He built a MERS treat­ment in 6 months and then the best Ebo­la drug. Now Chris­tos Kyrat­sous turns his sights on Covid-19

TARRYTOWN, NY — In 2015, as the Ebola epidemic raged through swaths of West Africa, Kristen Pascal’s roommates sat her down on their couch and staged an intervention.

“Are you sure this is what you want to be doing with your life?” she recalls them asking her.

Pascal, a research associate for Regeneron, had been coming home at 2 am and leaving at 6 am. At one point, she didn’t see her roommate for a week. For months, that was life in Christos Kyratsous’ lab as the pair led a company-wide race to develop the first drug that could effectively treat Ebola before the outbreak ended. For Pascal, that was worth it.

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Left to right, top to bottom: Carl Gordon, Adam Stone, Peter Moglia, David Schenkein, Robert Nelsen, Carol Gallagher; Srinivas Akkaraju, Ray Debbane, Jim Flynn, Peter Kolchinsky, Thilo Schroeder, Brad Bolzon

UP­DAT­ED: The top 100 bio­phar­ma ven­ture in­vestors at the mega­bil­lions deal ta­ble

The VC crowd took a step back last year, but nevertheless maintained a furious pace of new investments in therapeutic tech platforms and biotech startups. And the top 100 players completely dominated the megabillions game.

Just looking at the number of deals done by each of the top 100, OrbiMed came in at the top, with 20, followed by Alexandria (18), Perceptive (16) and the ubiquitous RA Capital at 16. It’s impossible to say exactly how much they invested in total — those numbers are only rarely provided — but it is clear from the numbers assembled by Chris Dokomajilar at DealForma who’s most likely to be found sitting at the table during the go-go days of biotech investing.

Dokomajilar tracked $14.06 billion in biotech venture investing last year, a dip from the frenzied pace of $16.02 billion in 2018 and more than $10 billion higher than he recorded for 2010, as the economy was recovering from a profound economic crisis.

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Rahul Ballal, Imara

As sick­le cell pa­tients find new op­tions, NEA-found­ed Imara pitch­es mid-stage al­ter­na­tive for $86M IPO

November 2019 proved to be a fruitful month for patients with blood disorders known as hemoglobinopathies. Within days, the FDA ushered two drugs for sickle cell disease and another for beta thalassemia to the market — livening up a barren field.

Imara, a relatively young plower, is riding on that enthusiasm as it shoots for an $86.25 million IPO.

Imara emerged from New Enterprise Associates’ orphan drug accelerator Cydan in 2016 as a single-product company. $77.3 million in private financing later IMR-687 remains the sole asset in its pipeline; the difference is the drug is now in Phase II for sickle cell disease, with topline data slated for later this year and two other mid-stage beta thalassemia studies lined up.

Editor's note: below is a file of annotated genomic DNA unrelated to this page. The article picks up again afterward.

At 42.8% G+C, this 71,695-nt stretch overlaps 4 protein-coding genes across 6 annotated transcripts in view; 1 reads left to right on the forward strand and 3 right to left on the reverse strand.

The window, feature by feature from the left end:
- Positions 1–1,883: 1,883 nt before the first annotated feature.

UP­DAT­ED: RA joins glob­al syn­di­cate to back a $98M round for CAN­bridge

A Beijing-based rare disease and oncology player has raised $98 million to help fund the expansion of its pipeline as well as a commercial portfolio.

CANbridge put out word Tuesday that the global private equity player General Atlantic joined forces with Chinese CRO Wuxi AppTec to lead the Series D, with both ready to chip in an extra $10 million each under the right conditions. The syndicate includes RA Capital Management, Hudson Bay Capital Management, YuanMing Prudence Fund and Tigermed.

Carol Robinson, Professor Dame Carol Robinson Research Group

UP­DAT­ED: Drug dis­cov­ery in HD: Ox­ford spin­of­f's mass spec­trom­e­try ap­proach scores fresh fund­ing

The technology used to detect explosives at airports — mass spectrometry — is being piloted as an engine for drug discovery.

Mass spectrometry is a tool designed to measure with profound accuracy the mass of a single molecule. Typically, mass spectrometers can be used to identify unknown compounds, to quantify known compounds, and to determine the structure and chemical properties of molecules.

Lars Fruergaard Jørgensen, chief executive officer of Novo Nordisk A/S, (via Getty Images)

The list of the 11 block­busters-to-be in line for a 2020 launch high­light agony and ec­sta­sy of drug R&D

For all the talk about unmet medical need and patients first and so on, the key criteria investors watch for any new drug in the pipelines is peak sales projection. Are you going to hit the blockbuster mark, at $1 billion-plus, or are you going to be an also-ran in the sales department?

Of course, analysts’ peak sales projections by themselves are of limited value in many cases. When the PCSK9 drugs started arriving 5 years ago, Repatha was billed as a $2.5 billion peak earner. They’re nowhere near that, with new competition threatening current levels. And if Biogen’s controversial Alzheimer’s drug aducanumab (submission planned but not on the list) is approved, per chance, will payers cover it?

Maybe not. And then those $10 billion in peak sales assumptions would go straight down the drain.

But, analysts are analysts, and peak sales projections have to be factored in when assessing the top experimental drugs up for a launch in the year ahead.

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UP­DAT­ED: Chi­na ap­proves flu drug be­ing tout­ed as a po­ten­tial coro­n­avirus treat­ment amid a rush of clin­i­cal stud­ies

One of the three drugs that China’s Ministry of Science and Technology has tapped as potential COVID-19 treatments to watch has notched its first Chinese OK — for the flu.

While there’s no proof yet that fapilavir, or favipiravir, is the cure that patients and physicians are yearning for, it stands out for a unique constellation of qualities. It’s been commercially available in Japan for several years (unlike Gilead’s experimental remdesivir) yet it’s new to China (unlike the malaria drug chloroquine phosphate). Perhaps more importantly, a domestic biotech — Zhejiang Hisun Pharma — owns the rights to manufacture and market the drug, preempting any concerns about patents.

FDA goes on high alert as coro­n­avirus rais­es threat to drug man­u­fac­tur­ing and clin­i­cal tri­als grind to a halt

The FDA isn’t quite sure just what the coronavirus outbreak in China will mean for the US pharma industry, but it has the potential to trigger a host of troublesome issues around the supply chain the country is directly plugged into.